The torch-bearing arm was displayed at the Centennial Exposition in Philadelphia in 1876, and in Madison Square Park in Manhattan from 1876 to 1882. Fundraising proved difficult, especially for the Americans, and by 1885 work on the pedestal was threatened due to lack of funds. Publisher Joseph Pulitzer of the New York World started a drive for donations to complete the project that attracted more than 120,000 contributors, most of whom gave less than a dollar. The statue was constructed in France, shipped overseas in crates, and assembled on the completed pedestal on what was then called Bedloe's Island. The statue's completion was marked by New York's first ticker-tape parade and a dedication ceremony presided over by President Grover Cleveland.

The statue was administered by the United States Lighthouse Board until 1901 and then by the Department of War; since 1933 it has been maintained by the National Park Service. Public access to the balcony surrounding the torch has been barred for safety reasons since 1916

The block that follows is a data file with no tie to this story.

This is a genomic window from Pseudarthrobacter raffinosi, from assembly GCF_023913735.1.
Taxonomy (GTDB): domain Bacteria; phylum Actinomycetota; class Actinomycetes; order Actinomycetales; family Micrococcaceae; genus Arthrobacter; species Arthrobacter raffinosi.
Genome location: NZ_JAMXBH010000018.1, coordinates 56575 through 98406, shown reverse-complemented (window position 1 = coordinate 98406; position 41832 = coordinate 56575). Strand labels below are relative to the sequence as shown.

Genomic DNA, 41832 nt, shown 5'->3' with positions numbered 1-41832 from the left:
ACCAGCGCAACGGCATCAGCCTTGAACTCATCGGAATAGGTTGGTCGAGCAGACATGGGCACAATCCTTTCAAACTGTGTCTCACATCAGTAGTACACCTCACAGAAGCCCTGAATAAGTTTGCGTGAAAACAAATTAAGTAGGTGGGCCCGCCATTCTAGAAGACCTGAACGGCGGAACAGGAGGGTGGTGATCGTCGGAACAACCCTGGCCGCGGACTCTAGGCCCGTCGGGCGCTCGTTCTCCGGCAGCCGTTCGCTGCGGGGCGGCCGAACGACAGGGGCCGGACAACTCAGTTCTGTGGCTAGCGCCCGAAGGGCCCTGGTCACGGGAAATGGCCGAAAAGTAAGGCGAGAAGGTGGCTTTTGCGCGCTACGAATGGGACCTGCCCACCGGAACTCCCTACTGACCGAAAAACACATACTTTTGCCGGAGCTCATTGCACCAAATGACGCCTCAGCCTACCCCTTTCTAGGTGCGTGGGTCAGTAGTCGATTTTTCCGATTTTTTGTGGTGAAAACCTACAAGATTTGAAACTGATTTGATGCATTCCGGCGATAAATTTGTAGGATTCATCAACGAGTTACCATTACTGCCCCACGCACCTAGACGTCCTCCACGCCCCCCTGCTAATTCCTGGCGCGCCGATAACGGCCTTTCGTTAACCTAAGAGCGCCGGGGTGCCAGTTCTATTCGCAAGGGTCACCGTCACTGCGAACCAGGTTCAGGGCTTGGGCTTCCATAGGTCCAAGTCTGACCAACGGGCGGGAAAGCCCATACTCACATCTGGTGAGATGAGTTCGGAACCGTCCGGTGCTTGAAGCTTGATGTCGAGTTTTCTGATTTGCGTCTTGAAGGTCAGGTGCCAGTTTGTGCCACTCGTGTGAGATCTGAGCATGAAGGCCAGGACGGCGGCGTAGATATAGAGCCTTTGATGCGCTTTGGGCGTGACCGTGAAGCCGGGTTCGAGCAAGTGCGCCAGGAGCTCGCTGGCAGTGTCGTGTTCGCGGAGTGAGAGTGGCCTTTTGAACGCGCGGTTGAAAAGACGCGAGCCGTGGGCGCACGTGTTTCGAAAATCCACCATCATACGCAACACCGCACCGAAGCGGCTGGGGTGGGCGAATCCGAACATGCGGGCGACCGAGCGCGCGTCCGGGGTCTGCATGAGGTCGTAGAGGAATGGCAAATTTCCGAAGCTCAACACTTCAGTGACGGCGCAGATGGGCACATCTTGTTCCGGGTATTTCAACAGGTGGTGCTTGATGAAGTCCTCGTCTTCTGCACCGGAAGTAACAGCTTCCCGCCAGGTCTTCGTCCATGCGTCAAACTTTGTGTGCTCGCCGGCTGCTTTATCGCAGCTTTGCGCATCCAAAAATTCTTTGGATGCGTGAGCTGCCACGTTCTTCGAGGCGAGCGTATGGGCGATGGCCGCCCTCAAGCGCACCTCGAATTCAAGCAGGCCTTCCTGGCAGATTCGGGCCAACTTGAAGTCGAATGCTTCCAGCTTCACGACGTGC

Windmills (molens) were an integral part of Dutch life for centuries, employed for industrial purposes like milling grains or draining the lowlands of excess water. More than 10,000 windmills once dotted the Dutch landscape, and there are still 8 in Amsterdam.

Every year in mid-May, the country celebrates National Windmill Day when windmills throughout the Netherlands are decorated with flowers, figures of angels or Dutch flags, and doors are thrown open to visitors. Listed below is a sampling of windmills to visit in and around Amsterdam any time of year.

De Gooyer is bound to go down well with those fond of a tipple - Brouwerij 't IJ next door serves a range of traditional Dutch beers brewed on site. This is the tallest wooden windmill in the Netherlands and is a listed monument. The windmill itself is not open for visitors, but that doesn't seem to matter when you're sitting alongside it on the sunny terrace with a cool beer.